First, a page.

March is here, this is the month of hope for me as an urban grower in Chicago.  I have endured subzero temperatures most of January, over two feet of snow in February and nursed my family through the flu while experiencing these challenges of winter weather.  Gardening bliss cannot come quick enough for me.  While experiencing the typical challenges of a Chicago winter, I have been envisioning a fruitful growing season of tasty nutritious vegetables.  My seed catalogs give me inspiration to do another annual garden of determinate cherry tomatoes, straight eight cucumbers, luscious leafy greens and a variety of culinary herbs. My permaculture practice provokes me to enhance polycultures of my backyard with more perennial vegetables that can produce for many seasons to come.  All my ideas have been put on graphing paper for plotting and designing a better backyard garden this year.  March is the time when I make those ideas a reality as I begin to start the seedlings that will soon turn into abundant crops of food lasting well into the next Chicago winter.

planting

Preparing for Spring Gardening

Before I can enjoy my vegetable garden haven I must get ready in advance.  After many seasons of food cultivation, I have found that preparation is key to a successful growing season.  There are many things to consider before I can enjoy the fruits of my labor and celebrate the numerous harvest to come.  Soil, water, compost and pest management are vital to my productive seasons.  Although the initial steps can be daunting, they do make things easier as the growing season progresses. Preparing in advance has made my previous growing seasons of food cultivation fruitful ones.

Here are some useful tips maintenance related to soil, water, compost and pest management for vegetable spring gardening preparation.

Soil

 • Use grass clippings, raked leaves, kitchen scraps (such as egg shells, produce rinds or coffee grinds) or mulch to amend your soil at the beginning of the spring season.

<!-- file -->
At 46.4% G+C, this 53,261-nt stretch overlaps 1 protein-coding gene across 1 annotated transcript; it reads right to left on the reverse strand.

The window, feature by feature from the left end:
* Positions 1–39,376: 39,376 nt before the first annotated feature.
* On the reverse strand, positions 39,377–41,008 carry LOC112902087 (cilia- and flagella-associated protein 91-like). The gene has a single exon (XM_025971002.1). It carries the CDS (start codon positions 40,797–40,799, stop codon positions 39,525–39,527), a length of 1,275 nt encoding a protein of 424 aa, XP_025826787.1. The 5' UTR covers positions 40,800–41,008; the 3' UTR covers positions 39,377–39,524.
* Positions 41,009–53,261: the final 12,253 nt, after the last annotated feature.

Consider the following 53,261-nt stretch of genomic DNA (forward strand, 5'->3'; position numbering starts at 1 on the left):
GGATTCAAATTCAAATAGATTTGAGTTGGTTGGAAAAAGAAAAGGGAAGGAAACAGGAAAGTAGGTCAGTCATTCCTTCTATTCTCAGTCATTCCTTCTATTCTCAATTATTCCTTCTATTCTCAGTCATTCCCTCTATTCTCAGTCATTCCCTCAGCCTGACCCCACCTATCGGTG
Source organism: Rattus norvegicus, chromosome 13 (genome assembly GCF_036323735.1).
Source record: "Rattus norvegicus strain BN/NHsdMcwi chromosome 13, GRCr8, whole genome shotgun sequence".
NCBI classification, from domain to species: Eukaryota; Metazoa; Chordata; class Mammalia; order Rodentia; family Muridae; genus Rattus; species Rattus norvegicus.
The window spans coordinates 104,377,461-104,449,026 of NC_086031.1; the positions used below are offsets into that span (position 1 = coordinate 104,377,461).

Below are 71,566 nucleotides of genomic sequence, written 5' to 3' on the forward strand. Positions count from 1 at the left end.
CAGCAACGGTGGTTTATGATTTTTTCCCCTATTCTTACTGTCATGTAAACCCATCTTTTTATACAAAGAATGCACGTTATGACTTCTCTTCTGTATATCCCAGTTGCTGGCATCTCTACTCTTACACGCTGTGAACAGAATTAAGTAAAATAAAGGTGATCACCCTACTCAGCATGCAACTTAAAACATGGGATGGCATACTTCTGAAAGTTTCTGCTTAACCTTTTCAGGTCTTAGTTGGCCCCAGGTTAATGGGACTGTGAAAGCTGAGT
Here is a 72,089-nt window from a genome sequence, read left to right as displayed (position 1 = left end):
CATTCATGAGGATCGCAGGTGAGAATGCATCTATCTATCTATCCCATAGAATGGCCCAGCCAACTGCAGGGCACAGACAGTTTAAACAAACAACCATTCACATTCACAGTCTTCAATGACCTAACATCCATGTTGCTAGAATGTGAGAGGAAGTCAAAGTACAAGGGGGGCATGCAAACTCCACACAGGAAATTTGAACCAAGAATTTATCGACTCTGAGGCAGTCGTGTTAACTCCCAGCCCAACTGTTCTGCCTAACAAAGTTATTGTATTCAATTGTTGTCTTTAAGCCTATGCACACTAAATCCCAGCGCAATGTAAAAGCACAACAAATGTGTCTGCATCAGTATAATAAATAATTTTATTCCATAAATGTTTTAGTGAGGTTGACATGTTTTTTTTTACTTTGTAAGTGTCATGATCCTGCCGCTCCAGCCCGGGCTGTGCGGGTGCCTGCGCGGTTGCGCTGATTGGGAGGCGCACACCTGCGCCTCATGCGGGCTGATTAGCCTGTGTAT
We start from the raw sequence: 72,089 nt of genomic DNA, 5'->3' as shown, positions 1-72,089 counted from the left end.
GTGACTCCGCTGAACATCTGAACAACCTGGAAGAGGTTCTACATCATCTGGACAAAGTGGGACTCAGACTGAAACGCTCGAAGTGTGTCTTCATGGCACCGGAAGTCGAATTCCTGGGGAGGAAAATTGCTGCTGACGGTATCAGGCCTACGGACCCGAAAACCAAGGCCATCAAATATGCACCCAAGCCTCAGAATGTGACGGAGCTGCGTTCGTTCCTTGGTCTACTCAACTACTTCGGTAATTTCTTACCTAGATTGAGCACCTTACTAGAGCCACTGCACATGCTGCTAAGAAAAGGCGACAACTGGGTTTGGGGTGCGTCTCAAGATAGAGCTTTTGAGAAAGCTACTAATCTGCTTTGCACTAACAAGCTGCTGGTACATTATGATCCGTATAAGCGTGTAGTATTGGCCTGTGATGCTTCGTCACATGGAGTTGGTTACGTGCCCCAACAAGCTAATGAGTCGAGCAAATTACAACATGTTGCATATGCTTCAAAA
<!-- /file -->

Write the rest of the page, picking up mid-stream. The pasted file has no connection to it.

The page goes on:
• Chop and drop old vegetable crops at the end of the growing to encourage the creation of rich fertile soil over the winter. This can help you avoid the cost of store bought fertilizer in the spring.

Water

 • Using water catchment systems like rain barrels is a great way to collect water in the spring (and throughout the season); April showers bring nourished vegetables.  This a sustainable way to water your crops and save money on your water bill.

 • Placing straw or mulch at the base of plants helps to retain water in the soil so root systems to obtain optimum nutrients. It also reduces water waste making a garden sustainable and resilient in times of drought.

Compost

 • Prepare spring seedlings with red wiggler worm compost.  Living in a vermiculture bin of kitchen scraps is all the worms need to create compost that starts a vegetable garden in the spring.

 • Freeze kitchen compost for outdoor compost amendment in veggie garden beds at the start of the season. An abundance of growing medium by the spring as well as amendments is likely if this is practiced frequently.

Pest Management

 • Applying a protective layer of fall leaves and or straw on gardens early in fall can deter harmful insects from being established over the winter.  This can also prevent unwanted weeds from growing with new spring crops.

 • Practicing companion planting of spring crops is an organic pest management method that reduces insect infestation. This good practice during the season that interrupts the life cycle of potential adversary insects that can damage crops later in the growing season.  

Garden preparation in or before March is beneficial to spring food cultivation.  It is a benefit to getting spring crops off to good start and producing fruitful harvests.  Taking advantage of the winter months to plan a vegetable garden helps to deter some unfavorable issues.  Consider helpful prep tips to encourage a productive vegetable garden in the spring and all season long.